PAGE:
I hope that whatever this blog post has become will give some reader out there some form of brain food. The idea of this awareness week should be implemented always, into every week of the year. But take this week as it has just passed to consider your own mental health. Make it your priority. Put that time into bettering it and acknowledging it. Talk to your loved ones about how you're feeling. Weakness never comes from being vulnerable, it is only courage that comes from sharing these feelings. When you find yourself amidst a stressful mental period, seeing the light at the end of tunnel can be one of the most difficult things to do. Let me remind you that you are not alone. Let yourself seek and find outlets that aid your mental health. He Tirohanga Anamata or a vision of the future begins with your wellbeing - make it your priority.

Illustration by Ella Strickland De Souza, sourced via Vice.


Learn more about NZ's Mental Health Awareness Week via this link: https://www.mhaw.nz/?gclid=CjwKCAjw8MD7BRArEiwAGZsrBZGeYaPnOZisY4ngNEoQiZvjkTaawcujzK3sCrDWIJ5bnYzjbLHwgBoCCn4QAvD_BwE


If you have any further questions based on this blog post or anything else in regards to this blog, be sure to get in contact with me through this website or through the blog's instagram linked below.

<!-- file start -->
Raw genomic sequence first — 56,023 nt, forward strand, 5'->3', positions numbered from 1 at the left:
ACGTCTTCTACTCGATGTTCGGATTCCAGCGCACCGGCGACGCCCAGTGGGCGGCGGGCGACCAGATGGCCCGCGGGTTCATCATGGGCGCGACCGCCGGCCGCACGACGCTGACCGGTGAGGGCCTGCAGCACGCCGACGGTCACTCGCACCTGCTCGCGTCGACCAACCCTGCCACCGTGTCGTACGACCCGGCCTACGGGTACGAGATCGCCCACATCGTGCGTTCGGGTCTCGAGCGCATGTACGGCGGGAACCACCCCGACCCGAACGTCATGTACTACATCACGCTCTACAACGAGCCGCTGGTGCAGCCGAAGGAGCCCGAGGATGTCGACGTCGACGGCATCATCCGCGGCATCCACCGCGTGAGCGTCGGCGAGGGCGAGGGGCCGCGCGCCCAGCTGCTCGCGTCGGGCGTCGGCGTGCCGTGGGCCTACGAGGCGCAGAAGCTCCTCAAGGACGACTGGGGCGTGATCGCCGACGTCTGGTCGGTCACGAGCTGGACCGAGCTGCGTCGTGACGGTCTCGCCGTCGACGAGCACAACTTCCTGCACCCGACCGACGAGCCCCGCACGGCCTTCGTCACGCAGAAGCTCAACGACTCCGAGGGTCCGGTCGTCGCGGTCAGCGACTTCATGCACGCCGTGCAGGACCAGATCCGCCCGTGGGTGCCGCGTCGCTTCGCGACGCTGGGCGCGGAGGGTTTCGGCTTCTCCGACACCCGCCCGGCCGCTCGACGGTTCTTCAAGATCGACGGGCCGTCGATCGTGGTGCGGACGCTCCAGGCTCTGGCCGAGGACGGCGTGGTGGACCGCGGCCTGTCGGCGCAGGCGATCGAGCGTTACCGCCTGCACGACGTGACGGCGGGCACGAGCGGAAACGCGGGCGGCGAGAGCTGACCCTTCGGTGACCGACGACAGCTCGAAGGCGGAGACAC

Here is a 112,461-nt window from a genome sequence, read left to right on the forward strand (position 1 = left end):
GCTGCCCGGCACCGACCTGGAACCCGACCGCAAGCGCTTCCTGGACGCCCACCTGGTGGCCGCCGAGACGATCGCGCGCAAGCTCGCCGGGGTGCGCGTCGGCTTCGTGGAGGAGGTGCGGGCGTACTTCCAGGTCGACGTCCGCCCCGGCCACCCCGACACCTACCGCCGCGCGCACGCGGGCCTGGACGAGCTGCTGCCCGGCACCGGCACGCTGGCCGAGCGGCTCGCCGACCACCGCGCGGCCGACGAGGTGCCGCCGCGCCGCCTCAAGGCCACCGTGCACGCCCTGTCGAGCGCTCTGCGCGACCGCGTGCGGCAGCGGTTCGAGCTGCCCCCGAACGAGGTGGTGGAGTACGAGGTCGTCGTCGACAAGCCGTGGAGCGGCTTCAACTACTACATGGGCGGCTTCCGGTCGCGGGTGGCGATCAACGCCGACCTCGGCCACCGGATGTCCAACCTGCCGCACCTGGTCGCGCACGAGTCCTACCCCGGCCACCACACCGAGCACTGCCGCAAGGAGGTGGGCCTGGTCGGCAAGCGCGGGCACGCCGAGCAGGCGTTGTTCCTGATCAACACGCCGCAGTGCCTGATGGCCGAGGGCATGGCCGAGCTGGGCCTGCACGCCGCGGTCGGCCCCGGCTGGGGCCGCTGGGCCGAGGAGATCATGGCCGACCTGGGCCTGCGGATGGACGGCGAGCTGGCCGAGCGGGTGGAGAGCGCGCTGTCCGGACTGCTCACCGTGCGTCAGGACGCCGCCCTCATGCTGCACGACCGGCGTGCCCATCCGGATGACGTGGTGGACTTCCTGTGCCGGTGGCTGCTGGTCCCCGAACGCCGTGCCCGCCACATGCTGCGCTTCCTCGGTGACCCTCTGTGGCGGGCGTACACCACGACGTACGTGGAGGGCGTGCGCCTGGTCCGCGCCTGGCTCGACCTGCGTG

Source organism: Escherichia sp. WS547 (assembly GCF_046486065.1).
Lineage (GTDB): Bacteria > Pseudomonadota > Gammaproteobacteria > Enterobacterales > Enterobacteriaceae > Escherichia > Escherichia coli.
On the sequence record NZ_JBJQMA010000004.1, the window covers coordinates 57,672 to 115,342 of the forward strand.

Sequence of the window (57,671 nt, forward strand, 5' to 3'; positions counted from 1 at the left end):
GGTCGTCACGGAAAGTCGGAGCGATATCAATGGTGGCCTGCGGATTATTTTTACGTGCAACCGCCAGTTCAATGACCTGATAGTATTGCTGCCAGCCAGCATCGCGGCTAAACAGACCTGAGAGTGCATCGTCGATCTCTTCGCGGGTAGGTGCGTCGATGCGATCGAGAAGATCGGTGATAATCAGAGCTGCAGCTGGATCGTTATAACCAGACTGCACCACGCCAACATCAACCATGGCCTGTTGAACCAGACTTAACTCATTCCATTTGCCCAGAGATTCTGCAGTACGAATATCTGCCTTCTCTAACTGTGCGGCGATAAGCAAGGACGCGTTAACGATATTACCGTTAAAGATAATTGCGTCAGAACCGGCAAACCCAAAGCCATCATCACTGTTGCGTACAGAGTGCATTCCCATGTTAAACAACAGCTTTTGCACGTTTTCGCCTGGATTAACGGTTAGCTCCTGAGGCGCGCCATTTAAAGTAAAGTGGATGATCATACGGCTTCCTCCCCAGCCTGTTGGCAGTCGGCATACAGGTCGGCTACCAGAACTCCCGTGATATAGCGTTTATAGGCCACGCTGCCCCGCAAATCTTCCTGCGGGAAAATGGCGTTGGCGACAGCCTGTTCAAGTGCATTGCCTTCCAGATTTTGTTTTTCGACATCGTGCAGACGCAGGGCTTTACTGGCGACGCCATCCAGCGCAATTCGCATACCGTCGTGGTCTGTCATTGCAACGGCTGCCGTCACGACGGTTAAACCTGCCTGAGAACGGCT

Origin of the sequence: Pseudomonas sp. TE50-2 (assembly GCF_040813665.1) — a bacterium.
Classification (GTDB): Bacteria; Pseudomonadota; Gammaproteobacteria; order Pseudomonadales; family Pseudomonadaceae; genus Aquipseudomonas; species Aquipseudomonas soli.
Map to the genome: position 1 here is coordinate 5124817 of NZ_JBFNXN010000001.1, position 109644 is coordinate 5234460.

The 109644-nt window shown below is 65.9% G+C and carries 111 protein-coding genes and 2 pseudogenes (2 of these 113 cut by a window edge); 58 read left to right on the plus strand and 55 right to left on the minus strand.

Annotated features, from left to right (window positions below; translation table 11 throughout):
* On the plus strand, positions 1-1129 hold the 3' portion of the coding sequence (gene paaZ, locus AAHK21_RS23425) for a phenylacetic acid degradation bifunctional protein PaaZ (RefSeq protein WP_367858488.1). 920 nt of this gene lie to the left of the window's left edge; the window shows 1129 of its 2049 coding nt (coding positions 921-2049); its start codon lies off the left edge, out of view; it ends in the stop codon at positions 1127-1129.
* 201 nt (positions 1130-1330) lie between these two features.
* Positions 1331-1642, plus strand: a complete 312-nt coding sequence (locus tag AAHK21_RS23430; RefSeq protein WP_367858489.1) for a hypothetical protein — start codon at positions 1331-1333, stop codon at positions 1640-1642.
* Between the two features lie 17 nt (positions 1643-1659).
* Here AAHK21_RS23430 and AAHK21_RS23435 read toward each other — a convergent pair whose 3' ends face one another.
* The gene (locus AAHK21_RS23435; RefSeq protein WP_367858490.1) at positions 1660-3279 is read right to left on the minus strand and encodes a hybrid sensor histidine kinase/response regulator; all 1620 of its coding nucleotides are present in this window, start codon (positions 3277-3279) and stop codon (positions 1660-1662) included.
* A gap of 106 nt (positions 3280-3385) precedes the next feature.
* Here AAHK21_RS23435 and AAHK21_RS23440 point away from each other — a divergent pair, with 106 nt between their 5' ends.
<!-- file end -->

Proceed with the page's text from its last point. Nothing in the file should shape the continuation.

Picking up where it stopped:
MORE LINKS:

~ Link for previous blog post: https://www.madein2000.com/post/31-do-you-have-to-be-an-asshole-to-be-successful

~ Link to 'Born In 2000' instagram: https://www.instagram.com/ellawasbornin2000/

~ Link to 'Born In 2000' opinion form: https://www.madein2000.com/we-want-you-r-opinion

Make sure you send through recommendations, considerations and comments in regards to this blog. If you have anything that your wanting to hear, Ella is listening! Be sure to subscribe to the mailing list and become a member to receive notifications and more information.

This blog will encompass the life of a 19-year-old kiwi chica. Composed of stories, advice, life lessons, worldly observations, videos and whatever else Ella's life brings to surface.For all of this and more, read my new found blog 'Born In 2000': established on the 28th of October, 2019. Where Ella Gibson explores her life that exceeds all limitations. Publications should be expected twice a week. Take this present moment now and rock it!